What advice would you offer young actors coming up in the industry?
“It doesn’t matter how small the role, turn up on set, on time, know your lines, be nice to everybody, and get to know the crew and everybody really well because you never know who you’re going to be working with on your next job. Treat everybody with the respect that you expect and it’ll pay off. It’s a small industry, and you eventually get to work with everybody. The bigger impression that you make on people, the more likely you are to get work.”
You’ve done a lot of ongoing television roles, from Rake to All Saints…do you have a different process working on TV compared to feature films?
“It depends on the script. I don’t really differentiate between features or television. Obviously, you’ve got more time to build a character and work through on a television series because it’s longer. With feature films, there’s less time to establish a character, but most of my work happens to have been television. That’s happening with a lot of actors now. There are so many different platforms for television series now, and all sorts of actors who you wouldn’t think would do television are now jumping into it.”
You’ve done a lot of comedy. Could you tell us a little bit about playing comedy as opposed to playing a more serious role?
“The thing about comedy is that most of the time people are laughing at somebody else’s discomfort from the basic slipping on the banana peel to somebody making an idiot of themselves and laughing at other people. So when you’re playing comedy, the worst trap to fall into is to think that you’re funny. You should be deadly serious in your character because you probably don’t think your character is funny. Because people laugh at people. And those people who are being laughed at don’t think that they’re funny or that they’ve done anything wrong or stupid. There’s an old saying: ‘comedy is a serious business.’ So if you’re playing comedy roles, you’ve got to play them absolutely straight. And the timing is vital too, especially on the stage with controlling laughs and things. But on film and television, it’s a matter of just being absolutely sincere with the character, and the humour is all in the script and the circumstances that the character gets into. You’re not playing a comedy role to be funny; you’re playing it because that’s your character, who happens to be funny to other people.”
You once said that you became an overnight sensation in your early sixties. Could you elaborate on that?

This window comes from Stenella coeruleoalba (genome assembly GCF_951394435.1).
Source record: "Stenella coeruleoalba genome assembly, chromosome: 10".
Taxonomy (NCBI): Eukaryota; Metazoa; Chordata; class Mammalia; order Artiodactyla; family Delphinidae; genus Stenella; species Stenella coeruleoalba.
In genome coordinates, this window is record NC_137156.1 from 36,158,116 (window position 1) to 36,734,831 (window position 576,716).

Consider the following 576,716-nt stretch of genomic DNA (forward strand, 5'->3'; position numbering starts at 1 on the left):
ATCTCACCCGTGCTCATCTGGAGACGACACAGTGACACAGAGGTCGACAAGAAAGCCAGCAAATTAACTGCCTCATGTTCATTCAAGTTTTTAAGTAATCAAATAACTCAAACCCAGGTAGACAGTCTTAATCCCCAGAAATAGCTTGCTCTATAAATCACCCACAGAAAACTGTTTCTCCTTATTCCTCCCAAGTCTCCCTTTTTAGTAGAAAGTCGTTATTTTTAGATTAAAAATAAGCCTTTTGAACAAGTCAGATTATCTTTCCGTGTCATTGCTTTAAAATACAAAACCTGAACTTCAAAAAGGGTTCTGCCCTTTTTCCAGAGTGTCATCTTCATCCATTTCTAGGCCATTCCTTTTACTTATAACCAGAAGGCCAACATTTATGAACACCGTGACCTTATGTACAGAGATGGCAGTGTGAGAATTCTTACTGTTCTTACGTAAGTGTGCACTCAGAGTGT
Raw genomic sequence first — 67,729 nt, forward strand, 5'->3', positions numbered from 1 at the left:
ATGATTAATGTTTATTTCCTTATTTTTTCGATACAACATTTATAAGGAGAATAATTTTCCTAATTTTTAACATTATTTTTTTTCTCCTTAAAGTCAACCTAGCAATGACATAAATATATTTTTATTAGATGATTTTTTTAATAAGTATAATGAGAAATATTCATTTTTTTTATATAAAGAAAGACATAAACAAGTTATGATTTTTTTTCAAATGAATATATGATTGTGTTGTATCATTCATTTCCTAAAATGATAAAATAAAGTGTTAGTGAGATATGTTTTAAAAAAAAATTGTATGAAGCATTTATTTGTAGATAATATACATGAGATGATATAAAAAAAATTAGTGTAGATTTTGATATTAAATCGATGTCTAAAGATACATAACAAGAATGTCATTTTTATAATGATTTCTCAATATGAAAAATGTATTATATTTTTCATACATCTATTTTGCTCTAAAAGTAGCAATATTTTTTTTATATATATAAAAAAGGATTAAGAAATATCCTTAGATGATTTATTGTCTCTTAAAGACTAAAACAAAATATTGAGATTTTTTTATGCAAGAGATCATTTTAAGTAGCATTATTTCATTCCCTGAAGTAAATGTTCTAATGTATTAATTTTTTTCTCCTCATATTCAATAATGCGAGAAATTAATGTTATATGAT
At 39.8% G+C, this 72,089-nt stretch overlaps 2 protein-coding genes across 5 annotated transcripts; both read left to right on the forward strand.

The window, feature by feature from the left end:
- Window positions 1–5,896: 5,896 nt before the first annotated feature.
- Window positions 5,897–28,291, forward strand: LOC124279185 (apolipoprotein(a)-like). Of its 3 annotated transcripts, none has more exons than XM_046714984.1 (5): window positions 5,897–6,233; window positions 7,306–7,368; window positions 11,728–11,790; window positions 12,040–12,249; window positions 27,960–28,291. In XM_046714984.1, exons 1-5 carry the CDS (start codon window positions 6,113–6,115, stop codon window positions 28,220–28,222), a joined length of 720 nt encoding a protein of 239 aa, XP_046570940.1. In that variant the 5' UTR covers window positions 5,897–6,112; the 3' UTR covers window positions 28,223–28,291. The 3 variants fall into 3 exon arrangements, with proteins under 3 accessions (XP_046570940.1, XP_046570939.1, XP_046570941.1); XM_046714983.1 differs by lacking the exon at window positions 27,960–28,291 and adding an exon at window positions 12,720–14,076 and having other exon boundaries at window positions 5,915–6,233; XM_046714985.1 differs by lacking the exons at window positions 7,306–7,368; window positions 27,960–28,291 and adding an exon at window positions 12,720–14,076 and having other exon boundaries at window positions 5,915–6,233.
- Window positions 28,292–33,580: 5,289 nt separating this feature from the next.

“I started working professionally when I was thirty. I was regularly working, and then suddenly, all these things like The Dish and Underbelly came along, and I started getting a lot of recognition. And so it’s suddenly, ‘Oh, an overnight success!’ I’d always been successful in terms of working as an actor. The recognition thing came a bit later in life, which, considering that I’m a character actor, is understandable.”
You just did a film with Marcus Graham called Myall Creek, Day Of Justice. Do you know when that might be coming out?
“The last time I heard, they were still trying to get some finance to finish it off. That’s a great but very dark story.”
What else is coming up?
“I’m still waiting to work on Jack Irish. The last series has been postponed twice now. It’s like a lot of productions; COVID-19 is affecting everything. I’ve got a little cameo role in a New Zealand film called Nude Tuesdays with Jackie van Beek, a very popular comedian here, and Jermaine Clements, who is one of the Flight Of The Conchords people. And then there’s another show coming up called Panthers. It’s based around a Polynesian protest group during the Muldoon years when the Springboks were touring. The New Zealand Prime Minister Robert ‘Piggy’ Muldoon, who some said preceded Trump as a dreadful right-wing ruler here, was conducting dawn raids on Polynesian households and midnight raids to try and get people who were overstaying their visas and sending them back. So at the moment, I’m scheduled to play him; he’s one of New Zealand’s villains. I’ve got another thing coming out called The End with Frances O’Connor and Dave Harriet Walter; it’s a powerful but amusing series which deals with a person’s right to die. That’s coming out on Foxtel next year.”
You’ve had a busy career. What are some of the highlights?
“I was in the second production of Cloudstreet. A six-hour epic of Tim Winton’s play that we did in Sydney, Brisbane and then went to The Royal National in London and The Brooklyn Academy Of Music in New York. We were actually the first act into New York after the September 11 attacks. So that was a pretty amazing show to be involved in. Film-wise, The Dish is one of my favourite movies. I really enjoyed doing that. And just recently, I’ve really loved doing Never Too Late, working with all those people, it was such a buzz. It’s also such a feel-good film, and that’s what we all need right now.”
Never Too Late is in cinemas nationally from October 22, with sneak previews from October 16. And in Victoria as soon as screens open!